I am interested in phonology, especially its interface with phonetics and morphology; sign language phonetics; derivational opacity; linguistic typology; ludlings (language games, like Pig Latin); constructed languages (like Esperanto and Klingon), especially their use as an educational tool; Polish and Slavic phonology; historical phonology; mathematical and statistical models of linguistic phenomena; and in general, the physical, biological, and cognitive factors that shape language.
I've most recently been working on the articulatory and perceptual phonetics of more than two dozen sign languages, phonetically-informed historical reconstruction for sign languages, and the effects of prosody on eye gaze in reading tasks in English.
other courses taught:
SB in Mathematics, minor in Linguistics, MIT (1996)
— 2018 —
Sanders, Nathan. 2018 (expected). A modular introduction to phonetics and phonology [tentative title]. Textbook contracted with Oxford University Press.
Sanders, Nathan. 2018 (forthcoming). A case study in teaching linguistics to middle school students with language-based learning differences. Poster presentation in Expanding the Reach of Linguistics: Collaborations with Other Disciplines and Beyond, organized session at the 92nd Annual Meeting of the Linguistics Society of America.
— 2017 —
Sanders, Nathan. 2017 (forthcoming). Title TBA. Invited talk at SUNY Buffalo.
Sanders, Nathan. 2017 (forthcoming). Title TBA. Invited talk at Carleton University.
Sanders, Nathan. 2017. Some issues in the perceptual phonetics of sign language: Motion-in-depth and the horizontal-vertical illusion. 2017 CRC-Sponsored Summer Phonetics/Phonology Workshop at the University of Toronto. [ PDF (handout) ]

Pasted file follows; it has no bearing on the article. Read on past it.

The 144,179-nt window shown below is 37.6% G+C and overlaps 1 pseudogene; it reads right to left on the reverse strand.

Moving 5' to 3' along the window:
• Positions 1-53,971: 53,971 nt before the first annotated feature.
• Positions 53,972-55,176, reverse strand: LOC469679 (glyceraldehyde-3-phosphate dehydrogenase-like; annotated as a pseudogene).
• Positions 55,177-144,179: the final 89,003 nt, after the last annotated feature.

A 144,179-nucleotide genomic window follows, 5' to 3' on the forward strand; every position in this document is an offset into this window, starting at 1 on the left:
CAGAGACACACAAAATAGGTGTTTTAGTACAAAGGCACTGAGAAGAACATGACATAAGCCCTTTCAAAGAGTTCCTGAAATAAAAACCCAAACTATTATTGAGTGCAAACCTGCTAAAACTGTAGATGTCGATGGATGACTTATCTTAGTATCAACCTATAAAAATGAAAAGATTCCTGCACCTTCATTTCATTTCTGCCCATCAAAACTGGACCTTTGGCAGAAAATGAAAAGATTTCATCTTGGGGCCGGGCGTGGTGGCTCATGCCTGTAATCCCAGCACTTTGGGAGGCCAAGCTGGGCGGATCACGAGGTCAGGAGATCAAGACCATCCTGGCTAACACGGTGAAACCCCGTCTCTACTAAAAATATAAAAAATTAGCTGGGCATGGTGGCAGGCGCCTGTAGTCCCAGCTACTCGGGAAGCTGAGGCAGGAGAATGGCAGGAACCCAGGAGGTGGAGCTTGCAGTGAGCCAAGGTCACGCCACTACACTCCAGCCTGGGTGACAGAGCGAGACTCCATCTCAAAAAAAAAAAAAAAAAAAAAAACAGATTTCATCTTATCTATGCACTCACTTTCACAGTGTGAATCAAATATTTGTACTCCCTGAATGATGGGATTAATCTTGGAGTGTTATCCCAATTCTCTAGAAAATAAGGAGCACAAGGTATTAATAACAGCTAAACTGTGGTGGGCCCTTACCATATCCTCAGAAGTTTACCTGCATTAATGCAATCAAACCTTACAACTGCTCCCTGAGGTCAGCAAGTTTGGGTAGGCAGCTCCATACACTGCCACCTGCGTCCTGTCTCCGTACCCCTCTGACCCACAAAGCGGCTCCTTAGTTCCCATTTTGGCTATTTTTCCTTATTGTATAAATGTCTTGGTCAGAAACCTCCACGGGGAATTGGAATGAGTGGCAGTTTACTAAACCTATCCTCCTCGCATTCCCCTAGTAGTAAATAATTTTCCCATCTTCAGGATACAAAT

Sanders, Nathan. 2017. Scales of effort in sign language articulation and perception. Invited talk at the University of Delaware. [ PDF (slides) ]
Sanders, Nathan. 2017. What sign languages tell us about phonetics: Expanding the notion of articulatory effort. Invited talk at the University of Toronto on joint work with Donna Jo Napoli. [ PDF (slides) ]
Sanders, Nathan. 2017. Constructed languages as a bridge to interdisciplinary teaching. Presentation in Teaching Linguistics with Invented Languages, organized session at the 91st Annual Meeting of the Linguistic Society of America. [ PDF (slides) ]
— 2016 —
Sanders, Nathan, and Donna Jo Napoli. 2016. A cross-linguistic preference for torso stability in the lexicon: Evidence from 24 sign languages. Sign Language & Linguistics 19(2). 197–231. [ PDF (preprint) ] [ DOI ]
Sanders, Nathan, and Donna Jo Napoli. 2016. Signs of efficiency: Maintaining torso stability affects sign language vocabulary. Natural History 124(9). 28–32. [ PDF ]
Sanders, Nathan. 2016. Constructed languages in the classroom. Language 92(3). e192–e204. [ DOI ]
Sanders, Nathan, and Donna Jo Napoli. 2016. Reactive effort as a factor that shapes sign language lexicons. Language 92(2). 275–297. [ DOI ]
Sanders, Nathan. 2016. nslxIPA. Unicode IPA keyboard layout and documentation. v1.0. [ website ]
— 2015 —
Sanders, Nathan, and Donna Jo Napoli. 2015. Active and reactive effort in sign language phonetics. Invited talk for the Tri-Lo Linguistics Lecture Series at Swarthmore College. [ PDF (slides) ]
— 2014 —
Sanders, Nathan. 2014. Gradient (dis)harmony: Hidden harmony and anti-harmony. Poster presented at Phonology 2014 (Annual Meetings on Phonology), Massachusetts Institute of Technology. [ PDF (mini-paper) ] [ PDF (poster) ]
Napoli, Donna Jo, Nathan Sanders, and Rebecca Wright. 2014. On the linguistic effects of articulatory ease, with a focus on sign languages. Language 90(2). 424–456. [ DOI ]
Sanders, Nathan. 2006/2014. OTtablx. LaTeX software package and documentation. v0.4. [ website ]
— older work —
• TV shows
Other Links• my full CV (PDF)
• OTtablx (beta version), LaTeX package for drawing OT tableaux
• nslxIPA, keyboard layout for IPA symbols on Macs
• Language Log, a linguistics blog
• Jonathan Dowse's awesome clickable IPA chart
• linguistics majors at Williams College